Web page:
Pazzi family

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Pazzi's coat of arms.jpg
Pazzi arms
Current region Tuscany
Place of origin Italy
Members Francesco de' Pazzi, Jacopo de' Pazzi

The Pazzi were a noble Tuscan family, particularly notable in the medieval and Renaissance periods. In 1342 they gave up their titles of nobility so that members could be elected to public office. Their main trade during the 15th century was banking.

Prominent family members[edit]

Members of the family were in the Pazzi conspiracy to assassinate Giuliano de' Medici and his brother Lorenzo de' Medici on 26 April 1478.

Andrea de' Pazzi was the patron of the chapter-house for the Franciscan community at the Basilica of Santa Croce, Florence and commissioned construction of the Pazzi Chapel.

Magdalena de Pazzi (1566-1607) was a Carmelite nun and mystic; she was canonized as a saint in 1669.

Family name[edit]

The family name derives from "Il Pazzo", "the madman", who was the first soldier over the walls during the Siege of Jerusalem during the First Crusade. He returned to Florence with a stone-flint, putatively from the Basilica of the Holy Sepulchre. Every Holy Saturday, the Pazzi family was accorded the privilege of striking a flame from these flints when all fires in the city were extinguished. And from this flame, the altar light of the Duomo was rekindled. On the following day, Easter, a dove-shaped rocket was made to slide along a wire from above the high altar to an oxcart loaded with fireworks,the scoppio del carro, standing in the piazza. From the explosion of the fireworks, an annual ceremony, sparks were carried to the hearths of the city.

Pazzi Chapel[edit]

Interior of the Pazzi Chapel
Main article: Pazzi Chapel

The Pazzi Chapel, designed by Filippo Brunelleschi, and construction began in 1442 in a cloister of the Franciscan church of Santa Croce. The High-Renaissance design is restrained and sober, using pietra serena and white plaster in geometric designs, generally unrelieved by color, and capped with a hemispherical dome, completed after Brunelleschi's death according to his plans.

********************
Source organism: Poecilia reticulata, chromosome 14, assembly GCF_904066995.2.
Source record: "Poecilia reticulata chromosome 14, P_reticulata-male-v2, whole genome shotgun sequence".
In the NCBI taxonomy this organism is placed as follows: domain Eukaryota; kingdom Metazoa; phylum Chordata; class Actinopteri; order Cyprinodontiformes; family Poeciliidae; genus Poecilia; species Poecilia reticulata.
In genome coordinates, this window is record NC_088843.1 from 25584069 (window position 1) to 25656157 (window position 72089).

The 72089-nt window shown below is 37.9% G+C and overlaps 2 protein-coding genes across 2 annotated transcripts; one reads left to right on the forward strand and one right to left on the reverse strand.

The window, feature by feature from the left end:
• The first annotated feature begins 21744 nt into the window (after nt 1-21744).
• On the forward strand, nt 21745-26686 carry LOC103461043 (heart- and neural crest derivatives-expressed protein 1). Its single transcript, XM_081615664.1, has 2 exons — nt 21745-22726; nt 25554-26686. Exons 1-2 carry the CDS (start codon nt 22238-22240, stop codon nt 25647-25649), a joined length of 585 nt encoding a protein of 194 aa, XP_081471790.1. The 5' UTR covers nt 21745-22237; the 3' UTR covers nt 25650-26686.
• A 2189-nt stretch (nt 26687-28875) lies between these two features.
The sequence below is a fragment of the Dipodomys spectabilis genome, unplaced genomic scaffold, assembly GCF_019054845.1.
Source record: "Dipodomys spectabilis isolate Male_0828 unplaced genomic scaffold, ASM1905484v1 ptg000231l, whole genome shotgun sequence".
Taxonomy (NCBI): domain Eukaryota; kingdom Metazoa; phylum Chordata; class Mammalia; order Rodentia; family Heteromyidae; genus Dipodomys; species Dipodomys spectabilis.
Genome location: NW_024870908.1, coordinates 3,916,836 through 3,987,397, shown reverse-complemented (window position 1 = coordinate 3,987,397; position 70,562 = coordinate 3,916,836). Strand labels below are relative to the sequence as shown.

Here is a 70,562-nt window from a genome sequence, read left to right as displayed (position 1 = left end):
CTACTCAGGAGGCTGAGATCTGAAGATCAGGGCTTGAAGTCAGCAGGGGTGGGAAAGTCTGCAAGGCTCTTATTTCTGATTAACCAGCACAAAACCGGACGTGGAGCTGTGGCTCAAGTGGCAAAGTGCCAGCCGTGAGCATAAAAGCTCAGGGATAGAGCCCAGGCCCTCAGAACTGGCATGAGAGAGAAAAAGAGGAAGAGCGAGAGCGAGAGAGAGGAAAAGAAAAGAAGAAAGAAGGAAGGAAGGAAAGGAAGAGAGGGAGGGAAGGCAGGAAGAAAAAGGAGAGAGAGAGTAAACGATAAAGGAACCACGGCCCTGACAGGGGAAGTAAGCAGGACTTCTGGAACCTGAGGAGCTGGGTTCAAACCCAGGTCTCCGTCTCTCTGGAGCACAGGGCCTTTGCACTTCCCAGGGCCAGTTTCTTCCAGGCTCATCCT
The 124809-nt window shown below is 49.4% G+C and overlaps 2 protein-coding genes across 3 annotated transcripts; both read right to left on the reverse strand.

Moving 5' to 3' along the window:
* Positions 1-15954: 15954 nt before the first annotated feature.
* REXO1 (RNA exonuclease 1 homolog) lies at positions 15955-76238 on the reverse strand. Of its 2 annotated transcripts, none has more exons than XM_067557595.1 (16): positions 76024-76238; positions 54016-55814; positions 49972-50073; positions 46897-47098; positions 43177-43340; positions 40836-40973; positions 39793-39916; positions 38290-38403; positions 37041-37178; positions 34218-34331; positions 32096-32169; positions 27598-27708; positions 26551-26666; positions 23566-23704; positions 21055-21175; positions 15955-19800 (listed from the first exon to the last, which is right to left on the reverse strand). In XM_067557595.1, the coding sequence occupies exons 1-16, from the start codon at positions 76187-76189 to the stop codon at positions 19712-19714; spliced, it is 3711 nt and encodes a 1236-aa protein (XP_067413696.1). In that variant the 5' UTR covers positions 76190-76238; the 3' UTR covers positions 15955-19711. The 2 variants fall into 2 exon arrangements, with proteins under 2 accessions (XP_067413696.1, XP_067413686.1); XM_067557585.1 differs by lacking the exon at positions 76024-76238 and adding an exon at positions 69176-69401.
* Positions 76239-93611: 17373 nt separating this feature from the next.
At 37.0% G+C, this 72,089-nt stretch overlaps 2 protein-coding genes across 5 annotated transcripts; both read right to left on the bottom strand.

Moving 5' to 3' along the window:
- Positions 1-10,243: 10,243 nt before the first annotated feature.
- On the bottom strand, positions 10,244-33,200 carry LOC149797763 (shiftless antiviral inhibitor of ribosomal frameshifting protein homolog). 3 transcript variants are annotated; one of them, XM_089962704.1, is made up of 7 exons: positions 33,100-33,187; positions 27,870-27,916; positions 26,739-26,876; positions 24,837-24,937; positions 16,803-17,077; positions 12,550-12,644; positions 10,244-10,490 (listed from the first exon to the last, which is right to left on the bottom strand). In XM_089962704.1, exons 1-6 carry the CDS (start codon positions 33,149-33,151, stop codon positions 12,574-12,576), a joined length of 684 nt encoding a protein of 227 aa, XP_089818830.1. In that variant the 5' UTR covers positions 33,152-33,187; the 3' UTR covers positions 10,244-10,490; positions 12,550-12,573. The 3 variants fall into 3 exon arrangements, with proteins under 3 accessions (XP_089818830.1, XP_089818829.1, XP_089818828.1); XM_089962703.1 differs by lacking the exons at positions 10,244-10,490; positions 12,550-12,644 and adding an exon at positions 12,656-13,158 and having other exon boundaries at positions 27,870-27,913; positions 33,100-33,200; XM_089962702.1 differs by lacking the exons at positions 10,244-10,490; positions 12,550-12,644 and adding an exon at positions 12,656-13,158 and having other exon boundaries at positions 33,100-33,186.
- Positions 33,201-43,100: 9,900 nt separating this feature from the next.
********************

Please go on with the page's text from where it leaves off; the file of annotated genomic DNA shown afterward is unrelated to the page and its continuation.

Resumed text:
Palaces of the Pazzi family in Florence[edit]

Palazzo Pazzi, showing the yellow-ochre sandstone pietra forte and stucco-surfaced architecture.
  1. Palazzo Pazzi (Palazzo Pazzi-Quaratesi): The main seat of the family, at canto Pazzi, where Borgo degli Albizi crosses via del Proconsolo, was commissioned by Jacopo de' Pazzi, and built circa 1462–72 to designs by Giuliano da Maiano. Above its traditionally rusticated ground floor of the yellow-ochre sandstone, it had a then-novel a stuccoed second floor, with delicate designs in the windows influenced by Brunelleschi. The central court is surrounded on three sides by round-headed arcading, with circular bosses in the spandrels.
  2. Palazzo Pazzi-Ammannati: The smaller 16th-century palace stands next to the palace above, and was rebuilt built for Antonio Ramirez di Montalvo. It houses a section of the Museum of Natural History of Florence, and hosts temporary exhibitions. Its design is attributed to Bartolomeo Ammanati.

The Conspiracy[edit]

Main article: Pazzi conspiracy

The Pazzi conspiracy plotted at their property the Castello del Trebbio at Pontassieve, and aimed replace the Medici as rulers of Florence. Pope Sixtus IV gave tacit but not explicit support to the conspirators. On 26 April 1478, while they attended a service in the Cathedral of Florence, the conspirators were able to assassinate Giuliano de' Medici, failed to kill his brother Lorenzo de' Medici. This latter event and the conspirator's failure to take over the Palazzo Vecchio, led to the collapse of the plot, and ultimately strengthened the position of the de' Medici. The Pazzi were banished from Florence.

After the overthrow of Piero de' Medici in 1494, the Pazzi family, and many other political exiles, returned briefly to Florence to participate in restored republic.

Cultural depictions[edit]

Two members of the Pazzi family are placed in hell in Dante's Inferno, both in the circle of the traitors; The Divine Comedy's reference has nothing to do with the Pazzi Conspiracy, since it was written nearly 200 years earlier.

Vittorio Alfieri's drama La congiura de' Pazzi (first performance 1787, first published 1789) is a version of the story of the conspiracy, as is Lorenzo Antonini's historical novel of 1877 with the same title.

The conspiracy is central to Ruggero Leoncavallo's opera I Medici, first performed on 9 November 1893.[1]


  1. ^ Michele Girardi. Medici, I. In: Stanley Sadie (ed.) The New Grove Dictionary of Opera. Grove Music Online. Oxford Music Online. Oxford University Press. Accessed May 2015. (subscription required).